The U.S. chargé d’affaires goes to the docks to greet the American soldiers and their landing ship, the USS Harlan County. The chargé’s car is kicked and rocked by a gang of drunken macoutes with crude weapons. “Haiti, Somalia! Haiti, Somalia!” they shout. “Aidid, Aidid!” Their eyes are wide and bloodshot and gleeful. Goliath is wounded and confused. Democracy in Haiti is no longer worth American blood.
So President Clinton orders the American soldiers and their ship to withdraw from the docks and from Haiti. It’s too dangerous.
But it isn’t. The American military could crush the macoutes in an afternoon’s training exercise. They know it, and the macoutes know it.
The problem is not military; it’s psychological. Fear ripples from Somalia through Washington to Haiti. A few punks with small guns and big mouths and the world’s only superpower is in retreat.
Far up the hill at the Hotel Montana, the UN’s special representative for Haiti is on TV assuring the world that the USS Harlan County will soon dock and American soldiers will disembark before dark. Someone forgot to tell him that they’ve withdrawn and that the whole city is watching as the ship grows smaller and smaller and disappears over the horizon, past Cuba, toward Miami.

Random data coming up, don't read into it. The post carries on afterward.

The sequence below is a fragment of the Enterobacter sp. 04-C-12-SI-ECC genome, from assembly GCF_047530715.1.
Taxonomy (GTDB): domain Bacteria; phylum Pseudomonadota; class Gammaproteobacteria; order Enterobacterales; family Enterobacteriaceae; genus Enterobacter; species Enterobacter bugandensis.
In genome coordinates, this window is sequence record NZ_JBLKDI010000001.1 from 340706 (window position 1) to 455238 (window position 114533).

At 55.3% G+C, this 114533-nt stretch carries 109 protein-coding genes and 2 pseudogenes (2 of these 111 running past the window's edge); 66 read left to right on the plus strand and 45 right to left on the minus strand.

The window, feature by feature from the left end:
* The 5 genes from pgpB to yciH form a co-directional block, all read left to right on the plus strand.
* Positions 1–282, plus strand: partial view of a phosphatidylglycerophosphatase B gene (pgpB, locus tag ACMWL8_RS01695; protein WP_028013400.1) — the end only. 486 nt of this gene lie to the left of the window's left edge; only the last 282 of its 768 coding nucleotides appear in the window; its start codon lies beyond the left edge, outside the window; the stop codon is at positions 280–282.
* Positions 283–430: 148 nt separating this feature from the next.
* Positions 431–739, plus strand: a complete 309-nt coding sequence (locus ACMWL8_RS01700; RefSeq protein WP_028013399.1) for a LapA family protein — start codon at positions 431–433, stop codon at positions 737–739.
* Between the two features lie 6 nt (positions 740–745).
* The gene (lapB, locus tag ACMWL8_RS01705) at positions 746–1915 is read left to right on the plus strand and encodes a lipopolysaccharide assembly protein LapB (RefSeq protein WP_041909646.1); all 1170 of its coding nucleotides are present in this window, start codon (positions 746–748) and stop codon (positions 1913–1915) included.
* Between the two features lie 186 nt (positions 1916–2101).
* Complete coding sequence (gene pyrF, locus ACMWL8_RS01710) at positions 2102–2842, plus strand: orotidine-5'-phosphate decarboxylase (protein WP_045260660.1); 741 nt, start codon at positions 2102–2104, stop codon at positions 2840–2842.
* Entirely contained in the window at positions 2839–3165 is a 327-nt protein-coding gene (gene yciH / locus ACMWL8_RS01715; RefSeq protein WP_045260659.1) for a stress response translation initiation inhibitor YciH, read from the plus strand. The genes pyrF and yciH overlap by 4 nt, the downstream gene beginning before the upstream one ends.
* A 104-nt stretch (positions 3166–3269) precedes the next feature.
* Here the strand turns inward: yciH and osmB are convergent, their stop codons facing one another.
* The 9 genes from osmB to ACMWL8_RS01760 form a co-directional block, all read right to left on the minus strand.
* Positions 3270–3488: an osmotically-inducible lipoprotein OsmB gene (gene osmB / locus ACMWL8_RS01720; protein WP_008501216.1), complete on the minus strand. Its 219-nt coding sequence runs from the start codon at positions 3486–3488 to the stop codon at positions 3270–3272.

It’s a lonely and demoralizing sight. The chargé d’affaires is almost in tears on TV as it dawns on her how badly she’s been betrayed by her superiors. She denounces the macoutes as gangsters who don’t want the future of Haiti to arrive. But it’s her ship that didn’t arrive. Last week it required eighteen fallen Rangers in Somalia to get Clinton running scared. This week a group of loudmouthed thugs did it.
How in hell is he ever going to face down the Bosnian Serbs, who, unlike their Somali and Haitian brothers, have a real army?
SOURCE: Emergency Sex and Other Desperate Measures: A True Story from Hell on Earth, by Kenneth Cain, Heidi Postlewait, and Andrew Thomson (Miramax Books, 2004), pp. 170-171